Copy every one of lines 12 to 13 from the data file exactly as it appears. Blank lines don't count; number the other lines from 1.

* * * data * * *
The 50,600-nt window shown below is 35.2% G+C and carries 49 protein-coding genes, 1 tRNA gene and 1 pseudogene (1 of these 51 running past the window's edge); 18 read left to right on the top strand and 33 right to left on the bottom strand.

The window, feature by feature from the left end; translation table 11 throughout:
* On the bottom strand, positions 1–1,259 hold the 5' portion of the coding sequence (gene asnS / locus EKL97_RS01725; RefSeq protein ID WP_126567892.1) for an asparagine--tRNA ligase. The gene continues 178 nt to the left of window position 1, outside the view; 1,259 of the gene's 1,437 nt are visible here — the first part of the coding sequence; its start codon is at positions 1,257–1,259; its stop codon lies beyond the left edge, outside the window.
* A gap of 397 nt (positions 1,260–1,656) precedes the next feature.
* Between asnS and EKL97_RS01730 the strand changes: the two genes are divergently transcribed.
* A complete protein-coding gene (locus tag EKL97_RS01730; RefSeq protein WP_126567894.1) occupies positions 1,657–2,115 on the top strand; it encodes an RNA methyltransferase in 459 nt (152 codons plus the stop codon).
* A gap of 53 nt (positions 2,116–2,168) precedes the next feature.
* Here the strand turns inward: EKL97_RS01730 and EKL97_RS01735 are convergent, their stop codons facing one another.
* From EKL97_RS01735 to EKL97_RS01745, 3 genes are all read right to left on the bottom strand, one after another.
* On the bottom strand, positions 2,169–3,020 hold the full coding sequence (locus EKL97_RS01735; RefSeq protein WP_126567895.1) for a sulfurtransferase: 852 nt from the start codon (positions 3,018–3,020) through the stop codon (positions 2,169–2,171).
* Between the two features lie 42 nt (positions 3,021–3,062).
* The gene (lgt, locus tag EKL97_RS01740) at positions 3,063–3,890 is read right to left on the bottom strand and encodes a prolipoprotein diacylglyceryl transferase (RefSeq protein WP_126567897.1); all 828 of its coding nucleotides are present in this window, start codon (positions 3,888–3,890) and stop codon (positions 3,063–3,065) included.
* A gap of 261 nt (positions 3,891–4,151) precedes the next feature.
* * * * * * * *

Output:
* The gene (lgt, locus tag EKL97_RS01740) at positions 3,063–3,890 is read right to left on the bottom strand and encodes a prolipoprotein diacylglyceryl transferase (RefSeq protein WP_126567897.1); all 828 of its coding nucleotides are present in this window, start codon (positions 3,888–3,890) and stop codon (positions 3,063–3,065) included.
* A gap of 261 nt (positions 3,891–4,151) precedes the next feature.